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Suspension Cable Instead of a Ladder

 Break in Suspension Cable Establishes Employer's Labor Law Liability:

 

 

A worker who fell when a suspension cable supporting a scaffold for a painting project broke was entitled to summary judgment on his claim for a violation of Labor Law Section 240(1).

 

Case: Portes v. New York State Thruway Authority, No. 516749, 12/05/2013, published.

 

Facts: Heitor Portes suffered injuries when a suspension cable for a New York State Thruway Authority bridge broke while he was walking on it. At the time Portes was employed on a painting project for the bridge.

 

The suspension cable that broke was one of approximately 28 such cables that had been positioned under the bridge and provided support for scaffolds attached to the cables.

 

Portes said workers routinely accessed the scaffold by walking on a suspension cable while holding a bridge beam above them. He further stated that he had attached his lanyard to the cable upon which he was walking because it was the only available cable in that there were no safety cables close enough to use.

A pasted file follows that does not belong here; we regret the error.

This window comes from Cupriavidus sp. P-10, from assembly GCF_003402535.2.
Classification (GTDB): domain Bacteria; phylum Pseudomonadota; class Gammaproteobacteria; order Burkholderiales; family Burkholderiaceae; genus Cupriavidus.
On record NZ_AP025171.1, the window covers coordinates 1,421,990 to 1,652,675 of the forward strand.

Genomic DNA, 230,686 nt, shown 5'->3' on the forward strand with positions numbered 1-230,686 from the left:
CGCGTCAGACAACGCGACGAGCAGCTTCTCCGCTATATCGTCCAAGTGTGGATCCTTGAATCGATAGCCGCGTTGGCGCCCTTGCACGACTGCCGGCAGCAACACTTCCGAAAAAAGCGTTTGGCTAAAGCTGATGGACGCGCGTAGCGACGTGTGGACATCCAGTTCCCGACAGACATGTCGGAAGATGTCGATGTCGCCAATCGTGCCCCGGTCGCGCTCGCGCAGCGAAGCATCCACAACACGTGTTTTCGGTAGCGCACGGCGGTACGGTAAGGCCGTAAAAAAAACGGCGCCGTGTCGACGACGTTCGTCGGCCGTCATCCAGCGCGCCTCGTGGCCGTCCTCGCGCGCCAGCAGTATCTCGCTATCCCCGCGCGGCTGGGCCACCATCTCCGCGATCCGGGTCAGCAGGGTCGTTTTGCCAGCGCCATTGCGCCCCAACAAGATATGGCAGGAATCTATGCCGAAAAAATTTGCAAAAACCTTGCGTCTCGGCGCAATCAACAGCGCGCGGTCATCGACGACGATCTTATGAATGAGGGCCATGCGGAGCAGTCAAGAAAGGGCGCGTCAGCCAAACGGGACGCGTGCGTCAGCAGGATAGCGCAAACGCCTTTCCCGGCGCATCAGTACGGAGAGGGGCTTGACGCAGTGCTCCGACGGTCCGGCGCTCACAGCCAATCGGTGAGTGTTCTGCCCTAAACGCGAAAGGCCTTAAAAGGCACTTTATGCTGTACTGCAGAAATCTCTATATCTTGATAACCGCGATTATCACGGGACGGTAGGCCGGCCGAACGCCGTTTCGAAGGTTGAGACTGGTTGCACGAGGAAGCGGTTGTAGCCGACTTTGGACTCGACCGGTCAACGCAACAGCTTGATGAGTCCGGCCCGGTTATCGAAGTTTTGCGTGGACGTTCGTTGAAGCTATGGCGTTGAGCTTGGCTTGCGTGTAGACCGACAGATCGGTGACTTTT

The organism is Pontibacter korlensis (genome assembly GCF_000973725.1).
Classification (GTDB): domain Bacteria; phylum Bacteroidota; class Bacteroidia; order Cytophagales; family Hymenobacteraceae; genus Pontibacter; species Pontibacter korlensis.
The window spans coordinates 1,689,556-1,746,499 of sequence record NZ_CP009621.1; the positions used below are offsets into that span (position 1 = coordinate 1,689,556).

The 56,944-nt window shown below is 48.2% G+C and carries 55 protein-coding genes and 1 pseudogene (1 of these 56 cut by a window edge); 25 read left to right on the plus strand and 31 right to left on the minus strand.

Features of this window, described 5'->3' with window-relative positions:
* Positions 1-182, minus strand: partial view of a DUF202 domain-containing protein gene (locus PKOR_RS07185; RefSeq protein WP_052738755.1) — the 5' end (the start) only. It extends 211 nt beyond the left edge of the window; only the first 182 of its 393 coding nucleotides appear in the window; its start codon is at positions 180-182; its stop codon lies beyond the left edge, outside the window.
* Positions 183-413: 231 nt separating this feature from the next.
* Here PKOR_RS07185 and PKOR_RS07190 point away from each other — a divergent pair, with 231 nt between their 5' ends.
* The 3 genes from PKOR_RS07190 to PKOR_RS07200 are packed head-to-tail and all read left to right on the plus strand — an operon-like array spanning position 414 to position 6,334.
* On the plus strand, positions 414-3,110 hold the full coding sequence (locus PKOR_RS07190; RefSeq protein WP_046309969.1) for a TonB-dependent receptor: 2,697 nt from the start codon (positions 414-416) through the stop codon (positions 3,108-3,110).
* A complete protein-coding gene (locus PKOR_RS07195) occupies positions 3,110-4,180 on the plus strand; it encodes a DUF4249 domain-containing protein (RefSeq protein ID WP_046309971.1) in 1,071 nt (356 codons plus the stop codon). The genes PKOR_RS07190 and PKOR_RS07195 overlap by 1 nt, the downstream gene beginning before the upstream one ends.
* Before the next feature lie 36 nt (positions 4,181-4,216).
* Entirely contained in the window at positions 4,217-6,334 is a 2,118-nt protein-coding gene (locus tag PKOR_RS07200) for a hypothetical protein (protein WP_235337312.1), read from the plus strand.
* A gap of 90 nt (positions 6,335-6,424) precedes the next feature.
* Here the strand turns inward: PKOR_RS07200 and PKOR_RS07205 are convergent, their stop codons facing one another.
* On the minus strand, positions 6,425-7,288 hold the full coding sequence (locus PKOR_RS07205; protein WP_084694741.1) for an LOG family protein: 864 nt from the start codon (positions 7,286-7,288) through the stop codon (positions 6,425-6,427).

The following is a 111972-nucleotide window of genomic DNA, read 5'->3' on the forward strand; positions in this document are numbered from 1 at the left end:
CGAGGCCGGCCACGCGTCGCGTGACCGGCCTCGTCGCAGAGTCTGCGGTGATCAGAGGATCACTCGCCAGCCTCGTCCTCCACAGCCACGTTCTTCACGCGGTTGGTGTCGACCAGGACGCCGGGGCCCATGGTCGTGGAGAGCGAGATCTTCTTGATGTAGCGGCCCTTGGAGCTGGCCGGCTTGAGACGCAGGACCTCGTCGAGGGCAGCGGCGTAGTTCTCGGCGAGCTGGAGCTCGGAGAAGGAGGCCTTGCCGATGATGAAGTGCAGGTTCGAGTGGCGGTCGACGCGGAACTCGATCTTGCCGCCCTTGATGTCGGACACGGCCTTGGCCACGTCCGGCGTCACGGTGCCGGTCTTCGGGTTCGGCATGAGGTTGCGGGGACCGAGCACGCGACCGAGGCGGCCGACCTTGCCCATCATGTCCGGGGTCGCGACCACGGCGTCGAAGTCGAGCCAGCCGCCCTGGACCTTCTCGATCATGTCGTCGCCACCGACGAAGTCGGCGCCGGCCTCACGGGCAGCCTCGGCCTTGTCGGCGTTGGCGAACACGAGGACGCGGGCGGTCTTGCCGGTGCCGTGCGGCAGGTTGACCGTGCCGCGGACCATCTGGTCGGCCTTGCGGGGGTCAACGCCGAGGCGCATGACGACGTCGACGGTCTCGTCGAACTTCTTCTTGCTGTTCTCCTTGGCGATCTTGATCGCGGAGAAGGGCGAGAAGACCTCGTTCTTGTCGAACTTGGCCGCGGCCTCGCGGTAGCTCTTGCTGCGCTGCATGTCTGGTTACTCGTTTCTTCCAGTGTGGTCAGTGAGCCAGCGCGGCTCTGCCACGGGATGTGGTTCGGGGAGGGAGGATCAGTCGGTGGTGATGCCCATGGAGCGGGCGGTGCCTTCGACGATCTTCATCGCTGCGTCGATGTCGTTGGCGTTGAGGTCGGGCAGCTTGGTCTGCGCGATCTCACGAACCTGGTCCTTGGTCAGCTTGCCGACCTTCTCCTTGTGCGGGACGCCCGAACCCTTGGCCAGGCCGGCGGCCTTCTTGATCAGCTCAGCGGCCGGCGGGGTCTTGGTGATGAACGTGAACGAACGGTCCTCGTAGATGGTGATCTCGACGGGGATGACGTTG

Procedural History: Portes sued the Thruway Authority for negligence as well as violations of Labor Law Sections 200, 240(1) and 241(6).

 

He moved for summary judgment with respect to liability under Section 240(1). The authority opposed the motion and moved for summary judgment dismissing the negligence, Section 200 and Section 241(6) causes of action.

 

Court of Claims Judge Christopher J. McCarthy denied both parties' motions, and Portes appealed.

 

Analysis: The Appellate Division's 3rd Department reasoned that the purpose of the suspension cables at the work site was to support workers and materials at the elevated height where the painting work necessarily occurred.

 

While the authority produced evidence that, contrary to Portes' assertion, a separate safety cable was available that he should have used, the court said Portes' failure to use the safety cable was not what caused him to fall, so it didn't matter.

 

Similarly, the assertion that ladders were available and workers had been instructed to use them did not raise a triable issue under the circumstances of this claim, the court said, as Portes wasn't hurt because he lost his balance and fell off the cable while using it instead of the safer way to access the scaffold via a ladder.

 

As this was a case where a device intended to support the worker at an elevated height clearly failed, and that failure was the proximate cause of Portes' injury, the court said he was entitled to summary judgment on the question of liability under Section 240(1).

 

Disposition: Reversed in part.

 

To read the decision, click here.

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